Avoid sugary drinks like soda and desserts when possible and limit alcohol to 1 to 2 serving per day. 12
14) Take Care of your Mental Health
Manage your social relationships - maintaining good relationships with family, friends, and co-workers can help promote longevity 13
15) Eat Your Veggies
Consume green vegetables like broccoli, spinach, kale, and green beans but also add color when possible with red and yellow peppers for a full array of phytonutrients and antioxidants.
16) Get Enough Lean Protein
If you are following tip 3 and exercising with resistance weight lifting then you need to consume extra protein in the range of 1.2g to 2g per kg of body weight for muscle maintenance, recovery, and repair from exercise. 14
17) Ensure Adequate Vitamin D3
Vitamin D3 may help with bone health, immunity, muscular strength, mood, and risk of certain cancers. 15, 16, 17, 18, 19
18) Eat Healthy Fats (MUFAs and PUFAs)
Healthy fats include unsaturated fats such as monounsaturated fatty acids (MUFAs) and polyunsaturated fats (PUFAs) (Avocados - guacamole, Fatty fish – salmon, albacore tuna), Chia seeds, Nuts – walnuts, almonds, and extra virgin olive oil).
19) Take your Vitamins
If you feel you don’t have a well balanced diet then consider taking a multivitamin / multimineral.
20) Plan Your Meals
Meal prep in advance and plan what you are eating 1 week in advance.
About the Author
Sal Abraham, PhD MS RDN LDN
Sal has been working and leading in the food, dietary supplement, and health care industry for over 25 years. He holds both undergraduate and graduate degrees in Foods and Human Nutrition with a Doctorate in Health Sciences and a specialization in International Health. He is a Registered & Licensed Dietitian Nutritionist, ex-competitive bodybuilder, and passionate fitness / health and wellness expert.
For Educational and Informational Purposes Only
The information provided in or through this article is for educational and informational purposes only. Use of the health-related information contained on this article does not constitute a doctor-patient or clinician-client relationship. Information contained here is intended as a self-help tool for your own use. The views on this article do not necessarily reflect the values, thoughts or opinions of the Academy of Nutrition and Dietetics or other professional health organizations. You agree that there are no guarantees as to the specific outcome or results you can expect from using the information you receive on or through this article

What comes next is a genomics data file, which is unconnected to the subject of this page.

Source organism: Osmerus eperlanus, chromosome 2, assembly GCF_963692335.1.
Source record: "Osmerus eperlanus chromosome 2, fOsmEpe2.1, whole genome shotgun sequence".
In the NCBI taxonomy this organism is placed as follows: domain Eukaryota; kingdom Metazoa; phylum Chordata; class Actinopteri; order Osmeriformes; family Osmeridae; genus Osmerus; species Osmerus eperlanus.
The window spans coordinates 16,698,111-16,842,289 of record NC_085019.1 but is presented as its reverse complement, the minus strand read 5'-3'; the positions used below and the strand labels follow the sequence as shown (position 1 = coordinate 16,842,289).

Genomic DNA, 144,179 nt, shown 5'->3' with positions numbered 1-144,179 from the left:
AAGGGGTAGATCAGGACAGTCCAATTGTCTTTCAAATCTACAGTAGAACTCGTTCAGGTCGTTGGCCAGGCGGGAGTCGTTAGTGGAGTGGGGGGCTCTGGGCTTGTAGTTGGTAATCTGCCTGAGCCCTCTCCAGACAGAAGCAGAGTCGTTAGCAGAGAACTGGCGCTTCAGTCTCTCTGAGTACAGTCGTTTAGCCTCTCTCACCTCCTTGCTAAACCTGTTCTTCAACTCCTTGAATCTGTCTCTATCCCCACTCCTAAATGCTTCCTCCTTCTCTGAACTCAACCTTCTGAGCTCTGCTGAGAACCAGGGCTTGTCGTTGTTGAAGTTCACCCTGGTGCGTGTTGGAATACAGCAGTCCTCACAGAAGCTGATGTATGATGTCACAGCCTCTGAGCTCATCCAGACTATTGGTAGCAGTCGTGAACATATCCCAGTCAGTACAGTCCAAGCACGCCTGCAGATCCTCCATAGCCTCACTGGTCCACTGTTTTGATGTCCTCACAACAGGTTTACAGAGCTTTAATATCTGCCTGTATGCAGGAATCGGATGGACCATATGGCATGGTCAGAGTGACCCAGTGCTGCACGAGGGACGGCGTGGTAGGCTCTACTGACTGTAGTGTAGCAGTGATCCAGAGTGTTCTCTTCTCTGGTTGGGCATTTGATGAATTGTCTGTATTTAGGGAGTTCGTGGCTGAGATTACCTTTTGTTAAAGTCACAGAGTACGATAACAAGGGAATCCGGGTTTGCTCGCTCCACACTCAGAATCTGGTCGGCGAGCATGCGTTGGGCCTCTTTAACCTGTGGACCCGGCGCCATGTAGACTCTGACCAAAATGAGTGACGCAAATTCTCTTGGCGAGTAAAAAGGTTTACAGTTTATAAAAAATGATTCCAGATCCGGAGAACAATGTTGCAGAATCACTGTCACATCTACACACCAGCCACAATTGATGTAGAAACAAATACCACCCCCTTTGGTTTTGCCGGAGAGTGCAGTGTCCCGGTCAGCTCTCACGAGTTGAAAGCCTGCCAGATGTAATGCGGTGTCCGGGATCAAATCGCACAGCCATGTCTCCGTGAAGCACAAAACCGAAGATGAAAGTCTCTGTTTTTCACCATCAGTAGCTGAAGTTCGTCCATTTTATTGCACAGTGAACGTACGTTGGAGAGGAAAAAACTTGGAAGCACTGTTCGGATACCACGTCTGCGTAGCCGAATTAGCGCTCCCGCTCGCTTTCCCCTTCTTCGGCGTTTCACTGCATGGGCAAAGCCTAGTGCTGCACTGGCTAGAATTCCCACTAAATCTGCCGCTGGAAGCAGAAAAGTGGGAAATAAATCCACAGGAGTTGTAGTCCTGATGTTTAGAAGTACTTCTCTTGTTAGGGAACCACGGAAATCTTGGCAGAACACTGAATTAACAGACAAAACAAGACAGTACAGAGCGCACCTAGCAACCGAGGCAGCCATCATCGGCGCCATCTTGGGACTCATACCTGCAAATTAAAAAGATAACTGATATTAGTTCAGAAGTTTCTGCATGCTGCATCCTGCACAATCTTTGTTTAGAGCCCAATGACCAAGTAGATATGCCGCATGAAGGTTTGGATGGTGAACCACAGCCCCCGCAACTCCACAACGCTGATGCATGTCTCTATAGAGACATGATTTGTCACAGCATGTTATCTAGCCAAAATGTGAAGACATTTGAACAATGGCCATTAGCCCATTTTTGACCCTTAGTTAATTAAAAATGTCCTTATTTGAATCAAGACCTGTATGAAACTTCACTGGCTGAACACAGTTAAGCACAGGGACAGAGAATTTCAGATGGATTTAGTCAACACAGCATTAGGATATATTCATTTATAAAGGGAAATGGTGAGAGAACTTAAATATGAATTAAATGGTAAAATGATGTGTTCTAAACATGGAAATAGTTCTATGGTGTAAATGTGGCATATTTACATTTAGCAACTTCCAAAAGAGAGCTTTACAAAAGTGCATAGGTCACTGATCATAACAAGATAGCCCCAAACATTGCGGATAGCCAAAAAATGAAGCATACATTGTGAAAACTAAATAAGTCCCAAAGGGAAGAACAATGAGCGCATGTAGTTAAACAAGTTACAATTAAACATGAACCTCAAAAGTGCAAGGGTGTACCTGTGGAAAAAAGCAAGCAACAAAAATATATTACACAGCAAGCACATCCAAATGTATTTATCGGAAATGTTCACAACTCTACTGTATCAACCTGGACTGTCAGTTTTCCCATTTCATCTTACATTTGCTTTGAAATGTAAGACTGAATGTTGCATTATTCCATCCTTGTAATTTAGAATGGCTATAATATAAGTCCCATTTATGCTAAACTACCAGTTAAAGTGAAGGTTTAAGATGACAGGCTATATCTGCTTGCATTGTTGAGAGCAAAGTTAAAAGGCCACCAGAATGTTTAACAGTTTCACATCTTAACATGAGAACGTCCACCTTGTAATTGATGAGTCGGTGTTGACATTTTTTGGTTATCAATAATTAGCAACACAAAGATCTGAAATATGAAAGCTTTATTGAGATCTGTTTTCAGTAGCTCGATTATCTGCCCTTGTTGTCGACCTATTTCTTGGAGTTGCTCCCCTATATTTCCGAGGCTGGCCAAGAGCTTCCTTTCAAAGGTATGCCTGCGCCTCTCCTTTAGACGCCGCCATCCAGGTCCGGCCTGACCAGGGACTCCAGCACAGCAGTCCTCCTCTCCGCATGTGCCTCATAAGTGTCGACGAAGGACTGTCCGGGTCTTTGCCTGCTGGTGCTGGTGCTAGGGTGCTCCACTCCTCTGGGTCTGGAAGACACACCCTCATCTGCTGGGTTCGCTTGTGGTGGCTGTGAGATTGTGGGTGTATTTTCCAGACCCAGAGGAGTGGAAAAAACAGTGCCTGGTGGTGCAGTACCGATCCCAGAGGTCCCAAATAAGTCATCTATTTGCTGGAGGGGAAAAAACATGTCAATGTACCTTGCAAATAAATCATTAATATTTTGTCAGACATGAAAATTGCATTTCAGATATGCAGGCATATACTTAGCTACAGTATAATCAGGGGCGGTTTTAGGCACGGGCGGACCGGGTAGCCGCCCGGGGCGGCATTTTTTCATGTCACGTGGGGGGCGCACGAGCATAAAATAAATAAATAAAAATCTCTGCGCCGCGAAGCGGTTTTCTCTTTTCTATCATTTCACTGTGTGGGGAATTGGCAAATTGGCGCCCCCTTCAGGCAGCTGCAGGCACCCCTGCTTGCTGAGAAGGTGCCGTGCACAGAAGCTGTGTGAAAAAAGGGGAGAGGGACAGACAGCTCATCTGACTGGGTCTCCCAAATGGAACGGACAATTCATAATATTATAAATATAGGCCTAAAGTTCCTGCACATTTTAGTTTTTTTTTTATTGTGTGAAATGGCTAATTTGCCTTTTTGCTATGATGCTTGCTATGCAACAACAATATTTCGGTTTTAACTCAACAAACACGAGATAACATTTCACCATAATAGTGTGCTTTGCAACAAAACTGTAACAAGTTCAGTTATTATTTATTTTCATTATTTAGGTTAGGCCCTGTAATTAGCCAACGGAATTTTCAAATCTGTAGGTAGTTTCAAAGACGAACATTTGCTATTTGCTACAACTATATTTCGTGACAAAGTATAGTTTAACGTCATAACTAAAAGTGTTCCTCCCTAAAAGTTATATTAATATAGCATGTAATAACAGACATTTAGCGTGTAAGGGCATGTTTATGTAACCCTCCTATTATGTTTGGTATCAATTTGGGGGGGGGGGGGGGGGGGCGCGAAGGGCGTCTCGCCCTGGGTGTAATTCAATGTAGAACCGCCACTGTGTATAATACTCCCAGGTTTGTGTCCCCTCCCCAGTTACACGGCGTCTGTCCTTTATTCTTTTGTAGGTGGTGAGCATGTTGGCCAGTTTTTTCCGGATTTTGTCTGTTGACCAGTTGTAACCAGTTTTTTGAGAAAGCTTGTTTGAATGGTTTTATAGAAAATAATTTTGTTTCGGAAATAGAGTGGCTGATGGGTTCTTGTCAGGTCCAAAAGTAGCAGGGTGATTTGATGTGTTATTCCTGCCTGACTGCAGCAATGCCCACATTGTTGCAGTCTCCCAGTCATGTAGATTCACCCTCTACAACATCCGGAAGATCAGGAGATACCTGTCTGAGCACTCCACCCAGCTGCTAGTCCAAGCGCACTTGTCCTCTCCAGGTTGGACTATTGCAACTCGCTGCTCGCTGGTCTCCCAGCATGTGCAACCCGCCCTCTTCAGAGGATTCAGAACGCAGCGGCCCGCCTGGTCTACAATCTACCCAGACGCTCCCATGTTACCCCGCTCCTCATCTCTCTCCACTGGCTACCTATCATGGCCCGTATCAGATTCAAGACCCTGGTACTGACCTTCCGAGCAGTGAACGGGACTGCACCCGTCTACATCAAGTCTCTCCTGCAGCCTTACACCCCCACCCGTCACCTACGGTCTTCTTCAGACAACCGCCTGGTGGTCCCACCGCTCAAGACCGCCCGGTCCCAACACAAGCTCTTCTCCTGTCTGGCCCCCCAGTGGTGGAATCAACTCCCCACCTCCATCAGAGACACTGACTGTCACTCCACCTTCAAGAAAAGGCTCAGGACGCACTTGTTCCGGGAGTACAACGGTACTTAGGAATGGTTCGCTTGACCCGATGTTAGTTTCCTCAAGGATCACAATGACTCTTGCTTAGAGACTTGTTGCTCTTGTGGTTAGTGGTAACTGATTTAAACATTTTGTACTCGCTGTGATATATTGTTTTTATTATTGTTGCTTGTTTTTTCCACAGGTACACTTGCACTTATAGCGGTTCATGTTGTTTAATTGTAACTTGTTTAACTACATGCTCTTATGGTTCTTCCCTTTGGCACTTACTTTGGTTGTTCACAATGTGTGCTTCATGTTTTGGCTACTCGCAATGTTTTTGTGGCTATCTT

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While I am a registered and licensed dietitian nutritionist, the information contained in this article is not intended to be a substitute for individualized medical advice from a medical provider. Although care has been taken in preparing the information provided to you, I cannot be held responsible for any errors or omissions, and I accept no liability whatsoever for any loss or damage you may incur. Always seek medical advice to your specific circumstances as needed for any and all questions and concerns you now have or may have in the future. You understand that this article is not customized for any individual and is presented without any type of health assessment or knowledge of any individual health conditions. You understand that the information in this article should not be used to diagnose a health problem or disease or to determine any health-related treatment program, including weight loss, diet, or exercise. You understand that any mention of any suggestion or recommendation on or through this article is to be taken at your own risk, with no liability on my part, recognizing that there is a rare chance that illness, injury or even death could result, and you agree to assume all risks.